[Dissociated] sensory loss is where there is SELECTIVE loss of fine touch and proprioception WITHOUT loss of pain and temperature, or vice viersa.
Caused by neurological damage by a lesion, to a single tract in the spinal cord (or brainstem)
The presentation depends on the location of the cord lesion. It can be memorized with the mnemonic that the posterior dorsal column relates to touching a girl on her back on her date, which involves touch, as well as proprioception (trying to find her back in 3D); and the anterolateral spinothalamic tract involves being karate kicked in the tummy, causing pain and hot temperature sensation. This includes:
Loss of pain and temperature is due to damage to the anterolateral spinothalamic tracts, which cross the central part of the cord close to the level where they enter it, and ascend contralaterally (i.e. travel up the spinal column on the opposite side to the one they innervate). Note that a lesion of the lateral spinothalamic tract at a given level will NOT result in a sensory loss for the dermatome at the SAME level, due to the fibers of the tract of Lissauer which transmit the neuron 1-2 levels ABOVE the affected segment, thus bypassing the segmental lesion on the contralateral side → this means that a lesion of the spinothalamic tracts will cause loss of pain and temperature below the lesion on the OPPOSITE side to it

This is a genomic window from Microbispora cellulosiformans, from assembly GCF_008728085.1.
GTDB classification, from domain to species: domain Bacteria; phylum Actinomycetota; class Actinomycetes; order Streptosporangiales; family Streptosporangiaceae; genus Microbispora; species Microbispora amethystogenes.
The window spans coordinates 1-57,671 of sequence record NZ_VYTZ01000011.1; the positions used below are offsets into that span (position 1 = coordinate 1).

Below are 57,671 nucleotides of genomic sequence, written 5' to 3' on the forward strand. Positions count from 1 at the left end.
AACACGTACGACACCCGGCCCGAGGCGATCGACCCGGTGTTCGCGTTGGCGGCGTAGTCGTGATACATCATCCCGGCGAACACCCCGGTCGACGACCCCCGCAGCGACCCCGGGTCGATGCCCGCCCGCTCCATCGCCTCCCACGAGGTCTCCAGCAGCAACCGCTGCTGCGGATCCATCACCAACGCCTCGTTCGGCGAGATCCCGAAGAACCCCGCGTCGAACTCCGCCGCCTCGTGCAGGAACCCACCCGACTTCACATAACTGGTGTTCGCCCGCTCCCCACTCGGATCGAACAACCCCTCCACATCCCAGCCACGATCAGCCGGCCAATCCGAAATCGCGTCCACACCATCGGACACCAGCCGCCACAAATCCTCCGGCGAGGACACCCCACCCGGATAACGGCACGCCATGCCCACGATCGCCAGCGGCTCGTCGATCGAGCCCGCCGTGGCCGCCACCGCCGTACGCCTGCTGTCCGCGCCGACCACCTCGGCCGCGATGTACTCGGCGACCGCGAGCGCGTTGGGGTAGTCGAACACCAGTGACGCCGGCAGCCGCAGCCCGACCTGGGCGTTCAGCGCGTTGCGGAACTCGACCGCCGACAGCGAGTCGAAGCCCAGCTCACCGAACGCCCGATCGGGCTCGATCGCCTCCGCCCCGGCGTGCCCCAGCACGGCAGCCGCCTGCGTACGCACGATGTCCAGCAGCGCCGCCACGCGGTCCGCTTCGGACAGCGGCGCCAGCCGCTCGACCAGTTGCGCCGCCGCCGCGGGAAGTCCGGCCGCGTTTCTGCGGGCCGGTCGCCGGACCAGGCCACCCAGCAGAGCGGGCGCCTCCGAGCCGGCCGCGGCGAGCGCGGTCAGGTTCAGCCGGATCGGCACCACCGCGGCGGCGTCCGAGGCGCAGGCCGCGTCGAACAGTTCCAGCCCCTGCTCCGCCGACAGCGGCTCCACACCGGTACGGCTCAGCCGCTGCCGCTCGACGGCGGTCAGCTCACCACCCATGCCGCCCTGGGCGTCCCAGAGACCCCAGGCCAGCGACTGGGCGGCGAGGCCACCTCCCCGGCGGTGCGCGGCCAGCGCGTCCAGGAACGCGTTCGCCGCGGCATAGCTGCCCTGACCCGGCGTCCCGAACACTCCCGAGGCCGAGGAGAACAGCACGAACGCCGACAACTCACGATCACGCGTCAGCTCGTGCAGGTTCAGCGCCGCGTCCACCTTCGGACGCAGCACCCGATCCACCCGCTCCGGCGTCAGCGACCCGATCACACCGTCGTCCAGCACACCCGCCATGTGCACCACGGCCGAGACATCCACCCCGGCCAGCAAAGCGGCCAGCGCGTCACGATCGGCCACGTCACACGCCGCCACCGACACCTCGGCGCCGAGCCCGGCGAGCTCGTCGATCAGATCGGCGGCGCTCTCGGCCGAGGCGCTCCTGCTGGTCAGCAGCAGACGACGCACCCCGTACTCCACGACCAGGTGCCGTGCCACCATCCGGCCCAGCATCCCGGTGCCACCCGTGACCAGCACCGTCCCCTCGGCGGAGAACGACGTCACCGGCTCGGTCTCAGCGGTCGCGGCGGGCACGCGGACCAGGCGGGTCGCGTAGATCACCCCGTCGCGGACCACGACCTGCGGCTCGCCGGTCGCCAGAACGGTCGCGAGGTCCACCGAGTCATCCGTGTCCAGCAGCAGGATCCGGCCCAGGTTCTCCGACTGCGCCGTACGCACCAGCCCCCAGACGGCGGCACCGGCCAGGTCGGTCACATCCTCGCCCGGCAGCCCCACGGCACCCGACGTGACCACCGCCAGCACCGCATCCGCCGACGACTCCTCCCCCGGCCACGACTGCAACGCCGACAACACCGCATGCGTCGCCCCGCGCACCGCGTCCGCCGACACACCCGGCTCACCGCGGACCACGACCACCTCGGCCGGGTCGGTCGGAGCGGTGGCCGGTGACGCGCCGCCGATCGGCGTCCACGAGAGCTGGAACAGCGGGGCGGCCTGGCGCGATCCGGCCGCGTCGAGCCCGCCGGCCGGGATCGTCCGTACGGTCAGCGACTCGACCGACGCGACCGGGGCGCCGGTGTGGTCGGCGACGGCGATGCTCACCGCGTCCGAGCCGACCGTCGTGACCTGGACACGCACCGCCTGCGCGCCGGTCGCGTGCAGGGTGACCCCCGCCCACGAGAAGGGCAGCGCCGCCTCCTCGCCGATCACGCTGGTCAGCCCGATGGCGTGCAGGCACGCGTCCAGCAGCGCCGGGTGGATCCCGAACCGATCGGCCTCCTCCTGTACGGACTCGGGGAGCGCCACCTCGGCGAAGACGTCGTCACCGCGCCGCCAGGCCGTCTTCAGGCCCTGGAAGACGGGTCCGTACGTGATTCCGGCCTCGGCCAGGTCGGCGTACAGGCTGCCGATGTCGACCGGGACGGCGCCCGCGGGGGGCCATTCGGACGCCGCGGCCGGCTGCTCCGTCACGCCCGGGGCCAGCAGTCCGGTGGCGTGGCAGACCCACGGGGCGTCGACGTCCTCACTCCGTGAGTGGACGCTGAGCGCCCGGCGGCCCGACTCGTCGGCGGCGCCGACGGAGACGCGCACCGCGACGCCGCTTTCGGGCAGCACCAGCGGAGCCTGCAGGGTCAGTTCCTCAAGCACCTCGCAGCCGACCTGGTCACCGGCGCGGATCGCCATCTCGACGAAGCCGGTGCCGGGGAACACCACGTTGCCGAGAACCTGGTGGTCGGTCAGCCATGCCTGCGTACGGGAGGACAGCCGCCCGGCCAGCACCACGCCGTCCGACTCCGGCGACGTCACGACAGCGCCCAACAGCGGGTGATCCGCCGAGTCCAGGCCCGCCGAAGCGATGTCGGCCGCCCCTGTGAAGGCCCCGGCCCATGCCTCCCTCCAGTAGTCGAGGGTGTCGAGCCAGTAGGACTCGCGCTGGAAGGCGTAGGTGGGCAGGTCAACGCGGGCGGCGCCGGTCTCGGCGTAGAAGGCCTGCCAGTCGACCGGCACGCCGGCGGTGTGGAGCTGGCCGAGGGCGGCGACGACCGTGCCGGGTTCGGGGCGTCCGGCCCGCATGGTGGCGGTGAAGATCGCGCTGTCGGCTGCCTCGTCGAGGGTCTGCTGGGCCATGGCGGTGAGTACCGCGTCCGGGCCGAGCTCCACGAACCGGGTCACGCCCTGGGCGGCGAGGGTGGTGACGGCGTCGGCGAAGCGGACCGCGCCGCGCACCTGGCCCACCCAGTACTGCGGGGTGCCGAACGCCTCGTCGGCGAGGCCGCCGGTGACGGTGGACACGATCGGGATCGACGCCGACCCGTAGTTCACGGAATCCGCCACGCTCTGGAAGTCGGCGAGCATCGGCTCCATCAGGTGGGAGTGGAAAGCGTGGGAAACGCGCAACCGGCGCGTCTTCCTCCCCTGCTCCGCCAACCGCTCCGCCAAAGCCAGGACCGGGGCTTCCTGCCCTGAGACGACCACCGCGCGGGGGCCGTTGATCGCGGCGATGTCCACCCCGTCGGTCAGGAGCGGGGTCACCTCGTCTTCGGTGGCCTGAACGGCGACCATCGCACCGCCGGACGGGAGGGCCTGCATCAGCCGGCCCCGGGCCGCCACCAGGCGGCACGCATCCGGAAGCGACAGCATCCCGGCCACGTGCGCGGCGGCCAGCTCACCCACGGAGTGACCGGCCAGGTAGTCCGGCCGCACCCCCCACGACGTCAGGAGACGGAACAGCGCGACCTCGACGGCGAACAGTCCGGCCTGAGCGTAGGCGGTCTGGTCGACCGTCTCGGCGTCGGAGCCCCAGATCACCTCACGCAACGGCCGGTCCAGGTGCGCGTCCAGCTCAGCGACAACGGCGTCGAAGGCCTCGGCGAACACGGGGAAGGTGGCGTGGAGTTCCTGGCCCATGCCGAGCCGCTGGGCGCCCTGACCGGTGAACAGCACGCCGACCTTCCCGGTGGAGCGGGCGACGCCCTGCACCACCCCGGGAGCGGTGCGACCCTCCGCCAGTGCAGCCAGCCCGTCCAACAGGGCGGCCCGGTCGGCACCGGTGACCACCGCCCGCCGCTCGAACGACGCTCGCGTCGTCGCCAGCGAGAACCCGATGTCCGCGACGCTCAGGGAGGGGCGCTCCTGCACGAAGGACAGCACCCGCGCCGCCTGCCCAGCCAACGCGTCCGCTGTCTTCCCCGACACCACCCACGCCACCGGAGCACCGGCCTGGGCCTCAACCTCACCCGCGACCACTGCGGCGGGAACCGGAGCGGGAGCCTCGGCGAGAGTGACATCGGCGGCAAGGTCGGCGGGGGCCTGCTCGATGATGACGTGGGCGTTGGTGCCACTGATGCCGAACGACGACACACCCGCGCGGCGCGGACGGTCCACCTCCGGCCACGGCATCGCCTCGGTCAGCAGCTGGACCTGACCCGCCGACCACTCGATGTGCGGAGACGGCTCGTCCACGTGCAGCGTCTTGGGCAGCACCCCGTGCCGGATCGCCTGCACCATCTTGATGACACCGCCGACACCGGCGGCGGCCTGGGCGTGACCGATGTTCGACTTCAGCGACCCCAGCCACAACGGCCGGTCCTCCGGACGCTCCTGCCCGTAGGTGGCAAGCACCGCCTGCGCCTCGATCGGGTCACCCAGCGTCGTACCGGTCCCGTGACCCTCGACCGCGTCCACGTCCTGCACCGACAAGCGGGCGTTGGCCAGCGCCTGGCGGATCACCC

Loss of fine touch and proprioception are due to damage to the dorsal columns, which don't cross the cord until the brainstem, and so ascend ipsilaterally (i.e. travel up the column on the same side to the one they innervate) → this means that a lesion of the dorsal columns will cause loss of touch and proprioception below the lesion and on the SAME side as it